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AT THE MOVIES

Dangerous minds

The creators of the wild-eyed 'Hamlet 2' had no one to please but themselves.

August 21, 2008|Mark Olsen | Special to The Times

Once you've made the decision to create a sequel to one of the most revered pieces of literature in the Western canon, it's clear that all bets are off.

In the new R-rated comedy "Hamlet 2," which hits theaters Friday, a hapless wannabe actor (Steve Coogan), stuck teaching high school drama, decides to write a follow-up to Shakespeare's tragedy. To get around the fact that all the main characters die in "Hamlet," his sequel includes a time machine and, well, Jesus. The play also includes such outrageously off-color musical production numbers as "Rock Me Sexy Jesus."

The audacious movie, picked up by Focus Features following its premiere at this year's Sundance Film Festival, also includes Catherine Keener, David Arquette and Amy Poehler. In one of the film's most inspired bits of business, Elisabeth Shue plays Elisabeth Shue (in the world of the movie, she retired from acting to work as a nurse in Tucson, the same town where Coogan's character teaches).

On the day after the recent John Edwards sex scandal became national news, the film's director and co-writer Andrew Fleming and co-writer Pam Brady were in the Beverly Hilton Hotel fielding questions about what Fleming calls their "strange little seditious oddball movie." Earlier they had been doing round-table interviews in the very room where Edwards' ill-fated late-night Rielle Hunter meet-and-greet went down. Only for a movie as conspicuously out there as "Hamlet 2" does the notorious locale make a strange sort of sense.

Fleming has directed such left-field Hollywood films as the Watergate-era teen spoof "Dick," the girl-power witch flick "The Craft" and the recent big-screen "Nancy Drew." Brady's credits include co-writing "South Park: Bigger Longer & Uncut" and "Team America: World Police."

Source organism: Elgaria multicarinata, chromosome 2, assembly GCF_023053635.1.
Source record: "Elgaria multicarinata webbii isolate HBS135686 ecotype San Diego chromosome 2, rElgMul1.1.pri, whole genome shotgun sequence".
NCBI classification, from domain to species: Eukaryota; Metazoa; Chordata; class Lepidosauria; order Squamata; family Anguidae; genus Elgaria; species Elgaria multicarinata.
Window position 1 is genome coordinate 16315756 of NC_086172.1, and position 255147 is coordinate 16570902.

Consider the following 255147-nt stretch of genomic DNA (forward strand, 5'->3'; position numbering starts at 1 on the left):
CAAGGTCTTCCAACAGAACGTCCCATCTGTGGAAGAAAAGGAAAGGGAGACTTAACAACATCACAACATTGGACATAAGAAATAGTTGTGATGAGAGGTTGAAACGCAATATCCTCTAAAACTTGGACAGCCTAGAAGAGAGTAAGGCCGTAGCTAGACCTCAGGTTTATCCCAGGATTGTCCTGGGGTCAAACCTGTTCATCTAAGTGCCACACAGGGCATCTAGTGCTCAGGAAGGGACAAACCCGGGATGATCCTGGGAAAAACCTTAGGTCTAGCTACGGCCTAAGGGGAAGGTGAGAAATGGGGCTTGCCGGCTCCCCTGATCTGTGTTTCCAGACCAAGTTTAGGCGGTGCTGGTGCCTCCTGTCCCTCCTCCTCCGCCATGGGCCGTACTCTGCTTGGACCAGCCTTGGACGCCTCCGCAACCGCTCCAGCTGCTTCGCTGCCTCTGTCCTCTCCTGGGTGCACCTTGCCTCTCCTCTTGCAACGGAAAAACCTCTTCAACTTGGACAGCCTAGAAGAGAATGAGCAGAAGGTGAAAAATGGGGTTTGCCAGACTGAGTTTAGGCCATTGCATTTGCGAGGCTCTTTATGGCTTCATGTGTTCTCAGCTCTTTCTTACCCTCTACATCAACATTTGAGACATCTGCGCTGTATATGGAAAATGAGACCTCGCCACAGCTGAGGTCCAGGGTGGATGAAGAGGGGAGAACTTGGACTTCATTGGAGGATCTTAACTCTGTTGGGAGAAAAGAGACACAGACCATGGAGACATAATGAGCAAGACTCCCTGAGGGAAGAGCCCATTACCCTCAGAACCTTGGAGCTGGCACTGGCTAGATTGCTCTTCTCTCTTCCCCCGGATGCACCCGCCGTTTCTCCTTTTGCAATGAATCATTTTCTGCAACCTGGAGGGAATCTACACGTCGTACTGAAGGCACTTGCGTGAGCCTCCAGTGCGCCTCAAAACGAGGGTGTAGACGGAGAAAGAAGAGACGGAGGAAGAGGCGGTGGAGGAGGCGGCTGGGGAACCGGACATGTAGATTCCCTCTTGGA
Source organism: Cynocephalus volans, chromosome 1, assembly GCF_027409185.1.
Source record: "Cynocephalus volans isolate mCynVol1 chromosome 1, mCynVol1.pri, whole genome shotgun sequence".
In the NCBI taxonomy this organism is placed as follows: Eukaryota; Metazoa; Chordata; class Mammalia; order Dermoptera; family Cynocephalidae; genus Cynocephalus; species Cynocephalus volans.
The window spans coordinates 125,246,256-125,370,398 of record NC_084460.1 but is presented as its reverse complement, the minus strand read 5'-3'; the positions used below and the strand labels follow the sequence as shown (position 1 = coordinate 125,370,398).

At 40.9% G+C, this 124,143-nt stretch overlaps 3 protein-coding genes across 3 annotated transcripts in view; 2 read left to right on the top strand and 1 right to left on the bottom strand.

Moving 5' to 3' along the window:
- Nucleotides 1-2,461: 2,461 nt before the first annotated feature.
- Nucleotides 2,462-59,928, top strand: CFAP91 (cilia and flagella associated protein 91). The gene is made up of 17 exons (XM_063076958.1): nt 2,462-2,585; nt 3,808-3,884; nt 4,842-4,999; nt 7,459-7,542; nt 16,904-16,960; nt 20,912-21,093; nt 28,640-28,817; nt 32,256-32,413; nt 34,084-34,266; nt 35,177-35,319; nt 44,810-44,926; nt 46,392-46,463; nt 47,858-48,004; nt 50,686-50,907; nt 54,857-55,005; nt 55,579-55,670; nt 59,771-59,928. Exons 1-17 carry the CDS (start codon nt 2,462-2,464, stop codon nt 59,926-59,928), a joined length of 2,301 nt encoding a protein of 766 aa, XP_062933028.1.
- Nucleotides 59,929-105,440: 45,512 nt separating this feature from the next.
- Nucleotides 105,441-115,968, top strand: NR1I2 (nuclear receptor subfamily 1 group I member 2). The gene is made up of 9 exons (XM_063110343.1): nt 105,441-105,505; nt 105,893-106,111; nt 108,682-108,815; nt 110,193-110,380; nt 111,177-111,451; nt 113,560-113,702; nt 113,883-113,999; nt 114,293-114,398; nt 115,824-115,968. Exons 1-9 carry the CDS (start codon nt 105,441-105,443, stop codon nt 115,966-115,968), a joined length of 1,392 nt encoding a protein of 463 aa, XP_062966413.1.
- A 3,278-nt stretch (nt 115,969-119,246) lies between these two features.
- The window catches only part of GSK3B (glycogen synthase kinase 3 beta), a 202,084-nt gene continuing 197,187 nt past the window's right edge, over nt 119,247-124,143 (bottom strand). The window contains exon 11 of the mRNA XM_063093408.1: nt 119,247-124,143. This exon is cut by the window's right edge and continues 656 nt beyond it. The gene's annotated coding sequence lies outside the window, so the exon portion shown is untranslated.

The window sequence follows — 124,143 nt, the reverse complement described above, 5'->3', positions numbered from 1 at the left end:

"Hamlet 2" is at its core a wild-eyed send-up of inspirational-teacher movies while also touching on such topics as social hypocrisy and lack of arts funding in public schools. The film began with the creation of what would become Coogan's tough-to-pronounce character Dana Marschz, whom Fleming and Brady invented while in a pique over other stalled projects.

Having grown frustrated by the limitations being put on them by executives and the like, the newfound friends decided to just go for it on their own. The traditional limits of good taste would simply have to be moved aside. "We had been doing TV pilots together," said Fleming, "that's how we met each other, we worked on two pilots together. And there were so many rules, so many people saying, 'Oh, that makes us uncomfortable.' "

" 'It's too far; you'll alienate the audience,' " chimed in Brady, mimicking an overly cautious exec.

"Smoothing it out, we said, 'Let's just do this on our own,' " Fleming continued. "It's for us; it will make us laugh. So we didn't censor ourselves at all."

Coogan, who is best known for his faux television presenter Alan Partridge and who is also in the current "Tropic Thunder," holds the screen for nearly every moment of "Hamlet 2." He has long specialized in characters who are blissfully oblivious to their shortcomings, but this performance has a decidedly unexpected undercurrent of actual emotion, sometimes making it hard to know whether to laugh in derision or wince in sympathy.

"I try not to look like I'm judging the person I'm playing," Coogan said in a separate interview.

In the film, Coogan's character talks frequently of his issues with his father, and with each passing reference it becomes less funny and more genuine. When, after much struggle with his school's principal over the risque content of "Hamlet 2" -- which leads to local protests and even the legal intervention of the ACLU -- he is finally able to stage his production, and it is as cathartic as it is chaotically hilarious.

Throughout the film, it is remarkable to see the other characters respond to Marschz's flamboyant idiocy. Even his mostly uninterested students (including the dazzling up-and-comer Melonie Diaz) are eventually won over by his pluck, sincerity and dream-weaver tenacity.

"What's funny about it is how he likes to talk about his emotions in front of everybody," he said. "It doesn't matter who it is, and that's a very American thing. 'I want to talk about my molestation and all of the damage and my substance abuse,' and we just met."

"It's like the confessional Oprah culture," said Brady, "that it's OK within five minutes of meeting that I'll tell you about my rape."

"But it doesn't mean it isn't real," added Fleming.

Adding to the film's oddball confusion is the spirited meta-performance of one-time Oscar nominee Shue as herself. For the part of a once-famous actress who has turned her back on the business, Fleming and Brady had already been turned down by a number of other actresses -- some of whom were deeply offended to even be offered the part -- but Shue jumped at the chance.

"I think they were shocked that I said yes," said Shue by phone from New York.

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